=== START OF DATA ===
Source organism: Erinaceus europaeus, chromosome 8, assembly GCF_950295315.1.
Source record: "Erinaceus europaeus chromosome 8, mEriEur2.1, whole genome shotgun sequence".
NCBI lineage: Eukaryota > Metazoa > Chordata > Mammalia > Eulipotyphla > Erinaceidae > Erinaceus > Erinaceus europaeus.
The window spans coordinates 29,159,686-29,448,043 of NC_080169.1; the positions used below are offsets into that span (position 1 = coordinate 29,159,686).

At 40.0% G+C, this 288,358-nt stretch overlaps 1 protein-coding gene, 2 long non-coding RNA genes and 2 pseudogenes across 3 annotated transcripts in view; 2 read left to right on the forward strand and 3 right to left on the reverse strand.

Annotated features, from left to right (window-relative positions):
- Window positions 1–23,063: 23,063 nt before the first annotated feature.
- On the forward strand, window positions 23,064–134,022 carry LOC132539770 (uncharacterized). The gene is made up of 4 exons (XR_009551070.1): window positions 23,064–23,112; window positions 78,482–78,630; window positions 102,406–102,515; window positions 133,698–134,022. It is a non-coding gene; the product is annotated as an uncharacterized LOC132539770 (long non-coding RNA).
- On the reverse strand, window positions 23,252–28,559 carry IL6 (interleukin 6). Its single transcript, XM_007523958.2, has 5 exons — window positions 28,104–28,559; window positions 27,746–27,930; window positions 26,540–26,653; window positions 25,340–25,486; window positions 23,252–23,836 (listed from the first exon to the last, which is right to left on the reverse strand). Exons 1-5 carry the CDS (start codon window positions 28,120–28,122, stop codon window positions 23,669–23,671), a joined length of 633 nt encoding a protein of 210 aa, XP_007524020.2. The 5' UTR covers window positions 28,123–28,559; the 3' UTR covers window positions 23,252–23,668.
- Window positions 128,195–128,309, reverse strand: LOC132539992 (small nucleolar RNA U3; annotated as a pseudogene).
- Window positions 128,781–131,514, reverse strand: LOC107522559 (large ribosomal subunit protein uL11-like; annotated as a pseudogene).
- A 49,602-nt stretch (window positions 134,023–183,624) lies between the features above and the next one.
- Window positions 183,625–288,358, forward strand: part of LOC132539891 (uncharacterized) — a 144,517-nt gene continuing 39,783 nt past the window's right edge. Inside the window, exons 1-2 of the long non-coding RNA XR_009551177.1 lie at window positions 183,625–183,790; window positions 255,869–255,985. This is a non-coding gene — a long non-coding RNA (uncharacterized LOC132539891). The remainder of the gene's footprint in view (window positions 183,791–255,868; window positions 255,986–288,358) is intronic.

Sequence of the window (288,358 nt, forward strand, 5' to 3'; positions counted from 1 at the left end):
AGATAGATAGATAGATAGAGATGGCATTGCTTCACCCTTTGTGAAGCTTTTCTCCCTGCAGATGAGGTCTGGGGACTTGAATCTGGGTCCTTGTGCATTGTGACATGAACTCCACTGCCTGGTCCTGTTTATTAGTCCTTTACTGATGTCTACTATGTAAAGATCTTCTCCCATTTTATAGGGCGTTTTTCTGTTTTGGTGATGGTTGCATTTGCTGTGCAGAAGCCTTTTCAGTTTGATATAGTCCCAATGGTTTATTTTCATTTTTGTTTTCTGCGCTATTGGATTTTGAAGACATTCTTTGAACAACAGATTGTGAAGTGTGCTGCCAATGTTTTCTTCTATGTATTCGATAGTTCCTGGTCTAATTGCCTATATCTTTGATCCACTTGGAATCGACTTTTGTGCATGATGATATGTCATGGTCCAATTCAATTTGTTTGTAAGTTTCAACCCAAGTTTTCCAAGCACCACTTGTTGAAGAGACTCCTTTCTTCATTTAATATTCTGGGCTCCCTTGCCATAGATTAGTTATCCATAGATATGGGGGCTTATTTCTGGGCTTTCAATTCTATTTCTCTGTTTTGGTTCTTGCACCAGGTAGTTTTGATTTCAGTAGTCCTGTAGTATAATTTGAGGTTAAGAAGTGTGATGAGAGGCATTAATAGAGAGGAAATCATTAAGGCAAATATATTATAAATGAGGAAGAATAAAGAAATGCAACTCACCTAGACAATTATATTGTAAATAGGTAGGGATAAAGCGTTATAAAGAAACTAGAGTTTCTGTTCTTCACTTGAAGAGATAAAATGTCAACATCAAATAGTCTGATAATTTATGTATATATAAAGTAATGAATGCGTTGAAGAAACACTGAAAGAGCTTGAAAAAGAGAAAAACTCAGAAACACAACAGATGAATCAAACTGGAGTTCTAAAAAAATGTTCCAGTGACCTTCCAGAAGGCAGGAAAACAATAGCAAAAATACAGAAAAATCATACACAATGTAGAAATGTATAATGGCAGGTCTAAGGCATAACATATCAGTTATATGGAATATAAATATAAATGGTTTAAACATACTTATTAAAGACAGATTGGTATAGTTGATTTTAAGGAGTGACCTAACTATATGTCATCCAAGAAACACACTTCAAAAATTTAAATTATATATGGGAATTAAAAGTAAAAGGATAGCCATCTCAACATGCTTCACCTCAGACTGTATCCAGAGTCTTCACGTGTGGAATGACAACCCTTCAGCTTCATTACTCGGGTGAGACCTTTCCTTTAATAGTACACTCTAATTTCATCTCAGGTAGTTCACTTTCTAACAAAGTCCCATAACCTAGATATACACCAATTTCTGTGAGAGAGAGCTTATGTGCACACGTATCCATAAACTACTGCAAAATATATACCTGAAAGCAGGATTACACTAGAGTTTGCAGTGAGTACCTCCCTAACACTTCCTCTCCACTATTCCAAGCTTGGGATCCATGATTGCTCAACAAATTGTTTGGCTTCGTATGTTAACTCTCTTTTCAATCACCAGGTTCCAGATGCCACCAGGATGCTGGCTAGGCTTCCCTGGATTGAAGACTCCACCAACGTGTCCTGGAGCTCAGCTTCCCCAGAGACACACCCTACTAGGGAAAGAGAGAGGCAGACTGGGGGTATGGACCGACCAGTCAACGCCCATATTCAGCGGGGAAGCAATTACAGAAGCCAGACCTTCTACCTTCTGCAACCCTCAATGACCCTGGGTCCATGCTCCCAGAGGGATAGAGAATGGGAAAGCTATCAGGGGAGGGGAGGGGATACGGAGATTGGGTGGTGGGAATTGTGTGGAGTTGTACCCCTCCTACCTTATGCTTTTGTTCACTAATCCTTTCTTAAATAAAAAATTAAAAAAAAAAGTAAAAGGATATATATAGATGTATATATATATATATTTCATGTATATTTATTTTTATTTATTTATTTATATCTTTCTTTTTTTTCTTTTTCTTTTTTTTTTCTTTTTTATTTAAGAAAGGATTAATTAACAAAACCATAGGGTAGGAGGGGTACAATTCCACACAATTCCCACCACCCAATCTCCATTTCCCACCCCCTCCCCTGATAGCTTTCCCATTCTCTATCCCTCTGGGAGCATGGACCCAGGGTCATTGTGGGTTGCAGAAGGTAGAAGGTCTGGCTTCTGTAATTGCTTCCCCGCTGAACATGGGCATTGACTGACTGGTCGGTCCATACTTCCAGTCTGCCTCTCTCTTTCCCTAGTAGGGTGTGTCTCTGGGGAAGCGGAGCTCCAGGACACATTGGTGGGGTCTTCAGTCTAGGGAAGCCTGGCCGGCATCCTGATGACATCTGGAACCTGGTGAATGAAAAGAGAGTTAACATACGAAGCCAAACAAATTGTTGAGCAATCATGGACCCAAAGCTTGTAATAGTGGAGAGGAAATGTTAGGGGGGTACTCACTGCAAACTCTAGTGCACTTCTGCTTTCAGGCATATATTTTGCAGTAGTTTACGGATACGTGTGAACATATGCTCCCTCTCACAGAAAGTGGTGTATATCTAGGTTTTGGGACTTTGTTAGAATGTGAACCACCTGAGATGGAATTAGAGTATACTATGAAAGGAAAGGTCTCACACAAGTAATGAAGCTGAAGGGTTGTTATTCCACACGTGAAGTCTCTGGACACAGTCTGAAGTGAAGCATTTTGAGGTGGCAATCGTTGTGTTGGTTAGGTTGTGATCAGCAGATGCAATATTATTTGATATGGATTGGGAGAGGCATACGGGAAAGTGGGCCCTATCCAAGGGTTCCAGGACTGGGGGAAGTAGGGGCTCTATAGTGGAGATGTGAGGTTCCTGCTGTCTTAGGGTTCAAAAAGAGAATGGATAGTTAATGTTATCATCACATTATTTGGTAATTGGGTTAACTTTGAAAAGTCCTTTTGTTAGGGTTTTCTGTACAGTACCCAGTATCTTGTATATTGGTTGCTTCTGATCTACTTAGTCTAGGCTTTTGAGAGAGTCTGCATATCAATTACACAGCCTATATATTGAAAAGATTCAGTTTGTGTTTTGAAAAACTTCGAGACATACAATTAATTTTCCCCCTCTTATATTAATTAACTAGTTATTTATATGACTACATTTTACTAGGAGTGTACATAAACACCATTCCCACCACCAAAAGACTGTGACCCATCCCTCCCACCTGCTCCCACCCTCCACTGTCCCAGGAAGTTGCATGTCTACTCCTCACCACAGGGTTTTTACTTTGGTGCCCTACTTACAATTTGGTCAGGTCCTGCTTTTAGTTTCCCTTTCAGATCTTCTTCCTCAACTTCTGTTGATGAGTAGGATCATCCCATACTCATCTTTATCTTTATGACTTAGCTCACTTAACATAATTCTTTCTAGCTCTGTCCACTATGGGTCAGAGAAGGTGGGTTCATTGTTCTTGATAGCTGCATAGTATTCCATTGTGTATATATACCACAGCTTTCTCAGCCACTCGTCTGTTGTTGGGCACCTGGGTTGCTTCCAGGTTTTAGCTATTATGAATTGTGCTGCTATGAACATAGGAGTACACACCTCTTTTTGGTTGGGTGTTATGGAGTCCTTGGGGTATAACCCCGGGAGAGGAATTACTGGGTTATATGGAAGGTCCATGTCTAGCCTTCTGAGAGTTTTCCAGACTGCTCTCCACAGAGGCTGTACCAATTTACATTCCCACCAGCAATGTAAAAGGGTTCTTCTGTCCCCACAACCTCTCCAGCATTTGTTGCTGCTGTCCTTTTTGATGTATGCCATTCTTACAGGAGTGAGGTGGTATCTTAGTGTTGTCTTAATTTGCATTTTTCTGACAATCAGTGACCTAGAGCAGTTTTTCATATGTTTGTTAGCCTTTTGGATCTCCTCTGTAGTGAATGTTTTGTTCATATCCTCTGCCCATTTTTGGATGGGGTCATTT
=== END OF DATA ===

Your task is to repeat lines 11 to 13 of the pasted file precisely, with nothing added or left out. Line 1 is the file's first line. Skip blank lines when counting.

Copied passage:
- Window positions 128,781–131,514, reverse strand: LOC107522559 (large ribosomal subunit protein uL11-like; annotated as a pseudogene).
- A 49,602-nt stretch (window positions 134,023–183,624) lies between the features above and the next one.
- Window positions 183,625–288,358, forward strand: part of LOC132539891 (uncharacterized) — a 144,517-nt gene continuing 39,783 nt past the window's right edge. Inside the window, exons 1-2 of the long non-coding RNA XR_009551177.1 lie at window positions 183,625–183,790; window positions 255,869–255,985. This is a non-coding gene — a long non-coding RNA (uncharacterized LOC132539891). The remainder of the gene's footprint in view (window positions 183,791–255,868; window positions 255,986–288,358) is intronic.